Curtis W. Howard

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Curtis William Howard
Curtis W. Howard.jpg
Lieutenant, junior grade, Curtis W. Howard at Naval Air Station Kaneohe Bay, Territory of Hawaii, on 29 May 1942, six days before his death in action during the Battle of Midway
Nickname(s) "Punchy"
Born (1917-08-31)August 31, 1917
Guam
Died June 4, 1942(1942-06-04) (aged 24)
Pacific Ocean, near Midway Atoll
Allegiance United States of America
Service/branch United States Navy
Years of service 1938–1942
Rank Lieutenant, junior grade
Unit Torpedo Squadron 3
Battles/wars World War II
*Battle of Midway
Awards Navy Cross

Curtis W. Howard (1917–1942) was a United States Navy officer who received the Navy Cross posthumously for his actions in combat during World War II.

Naval career[edit]

Curtis William Howard was born to Captain and Mrs. Jasper V. Howard (Medical Corps), USN, on Guam on 31 August 1917. He was appointed a midshipman from the State of California on 4 June 1934 and attended the United States Naval Academy. While there, he boxed, earning him the nickname "Punchy", and contemporaries considered him "possessed of a good sense of humor, exceptional perscipacity, and an able brain,"[1] who "promises to become an apt officer".[1] Graduating with the U.S. Naval Academy Class of 1938, Howard received his commission as an ensign on 2 June 1938.[1]

Howard reported to the heavy cruiser USS Pensacola (CA-24) on 30 June 1938, and served aboard her until 11 September 1939. On 19 September 1939, he reported to the destroyer USS Greer (DD-145) at the Philadelphia Navy Yard at Philadelphia, Pennsylvania, where Greer was undergoing preparations for recommissioning on 4 October 1939 to become a part of the Neutrality Patrol ordered soon after World War II began in Europe.[1]

Detached from Greer on 5 July 1940, Ensign Howard reported to Naval Air Station Pensacola at Pensacola, Florida, on 29 July 1940 to commence flight "instruction in heavier-than-air craft."[1] He continued "duty involving flying under instruction"[1] there, and, ultimately, was designated a naval aviator on 23 January 1941. Detached from Naval Air Station Pensacola on 7 February 1941, he then served at Naval Air Station Miami at Miami, Florida, from 25 March 1941 to 7 April 1941, after which he reported to Torpedo Squadron 3, assigned to the air group of the aircraft carrier USS Saratoga (CV-3), on 7 April 1941. On 8 October 1941, he was promoted to lieutenant, junior grade, to rank from 8 June 1941.[1]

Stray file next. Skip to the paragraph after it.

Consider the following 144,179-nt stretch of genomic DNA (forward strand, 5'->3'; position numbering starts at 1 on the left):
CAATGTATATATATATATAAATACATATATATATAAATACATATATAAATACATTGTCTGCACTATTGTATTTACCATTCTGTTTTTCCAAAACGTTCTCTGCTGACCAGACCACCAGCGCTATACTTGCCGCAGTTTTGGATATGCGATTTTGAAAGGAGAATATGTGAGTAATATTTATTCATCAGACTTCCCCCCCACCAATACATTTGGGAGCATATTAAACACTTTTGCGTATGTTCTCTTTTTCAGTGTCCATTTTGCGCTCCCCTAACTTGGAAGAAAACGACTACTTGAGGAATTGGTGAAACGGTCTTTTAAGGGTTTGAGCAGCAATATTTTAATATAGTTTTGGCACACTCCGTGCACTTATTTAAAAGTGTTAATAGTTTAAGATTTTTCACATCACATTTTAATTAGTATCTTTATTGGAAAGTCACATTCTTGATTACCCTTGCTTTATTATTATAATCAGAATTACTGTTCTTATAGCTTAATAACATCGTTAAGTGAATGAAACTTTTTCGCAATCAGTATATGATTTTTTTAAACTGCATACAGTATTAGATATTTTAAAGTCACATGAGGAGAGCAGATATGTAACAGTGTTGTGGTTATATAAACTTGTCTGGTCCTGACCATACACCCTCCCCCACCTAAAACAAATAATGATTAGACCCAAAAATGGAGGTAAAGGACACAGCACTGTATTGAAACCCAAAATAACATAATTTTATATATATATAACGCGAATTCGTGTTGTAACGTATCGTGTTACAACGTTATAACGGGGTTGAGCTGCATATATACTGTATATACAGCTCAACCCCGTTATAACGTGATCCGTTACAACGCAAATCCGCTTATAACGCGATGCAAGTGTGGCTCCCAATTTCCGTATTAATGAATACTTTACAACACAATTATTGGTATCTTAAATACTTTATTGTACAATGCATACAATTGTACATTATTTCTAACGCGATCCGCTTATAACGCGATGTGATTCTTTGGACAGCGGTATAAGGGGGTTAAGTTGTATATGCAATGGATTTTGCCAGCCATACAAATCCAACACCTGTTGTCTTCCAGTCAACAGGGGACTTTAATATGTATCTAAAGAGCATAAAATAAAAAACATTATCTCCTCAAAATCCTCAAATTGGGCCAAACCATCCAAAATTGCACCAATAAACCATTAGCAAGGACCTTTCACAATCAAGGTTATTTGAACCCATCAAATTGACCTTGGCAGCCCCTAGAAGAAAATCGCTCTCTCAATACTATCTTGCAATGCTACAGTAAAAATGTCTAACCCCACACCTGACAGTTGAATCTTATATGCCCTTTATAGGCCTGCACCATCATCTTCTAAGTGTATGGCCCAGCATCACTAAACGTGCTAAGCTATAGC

The United States entered World War II on 7 December 1941. After an Imperial Japanese Navy submarine torpedoed Saratoga on 11 January 1942 and Saratoga's subsequent departure for repairs at Puget Sound Navy Yard at Bremerton, Washington, Torpedo Squadron 3 was based ashore, first at Naval Air Station Pearl Harbor on Ford Island in Pearl Harbor, Territory of Hawaii, standing alert duty for defense of the island of Oahu, then at Naval Air Station Kaneohe Bay, Hawaii, whence the squadron trained and continued to stand alerts.[1]

On 30 May 1942, assigned to the air group of the aircraft carrier USS Yorktown (CV-5), replacing Torpedo Squadron 5 aboard that carrier, Torpedo Squadron 3 flew on board as Yorktown departed Pearl Harbor to participate in what would become known as the Battle of Midway. During that battle, on 4 June 1942, Yorktown launched Torpedo Squadron 3 and Bombing Squadron 3, covered by fighters from Fighting Squadron 3, to attack the Japanese aircraft carrier force in concert with a strike from aircraft carriers USS Enterprise (CV-6) and USS Hornet (CV-8). Circumstances, however, dictated that only the Yorktown Air Group attacked as a unit, with Torpedo Squadron 3 following Torpedo Squadron 8 and Torpedo Squadron 6 as the last of the three torpedo squadrons to execute their brave low-level attacks. Japanese Mitsubishi A6M2 Type 00 carrier fighters, however, overwhelmed the six-plane Fighting Squadron 3 covering element, and, in concert with heavy antiaircraft fire from the Japanese aircraft carriers and their screening ships, shot down ten of the twelve Torpedo Squadron 3 Douglas TBD-1 Devastator torpedo bombers. Howard, piloting one of the Devastators, and his radio gunner, Aviation Radioman 3rd Class Charles L. Moore, perished in the attack.[1]

Awards[edit]

Howard was awarded the Navy Cross posthumously for his "self-sacrificing gallantry and fortitude...in keeping with the highest traditions of the United States Naval Service..."[1]

Namesake[edit]

The U.S. Navy destroyer escort USS Curtis W. Howard (DE-752), launched in 1944 but never completed, was named for Lieutenant, junior grade, Howard.[1]

Notes[edit]

References[edit]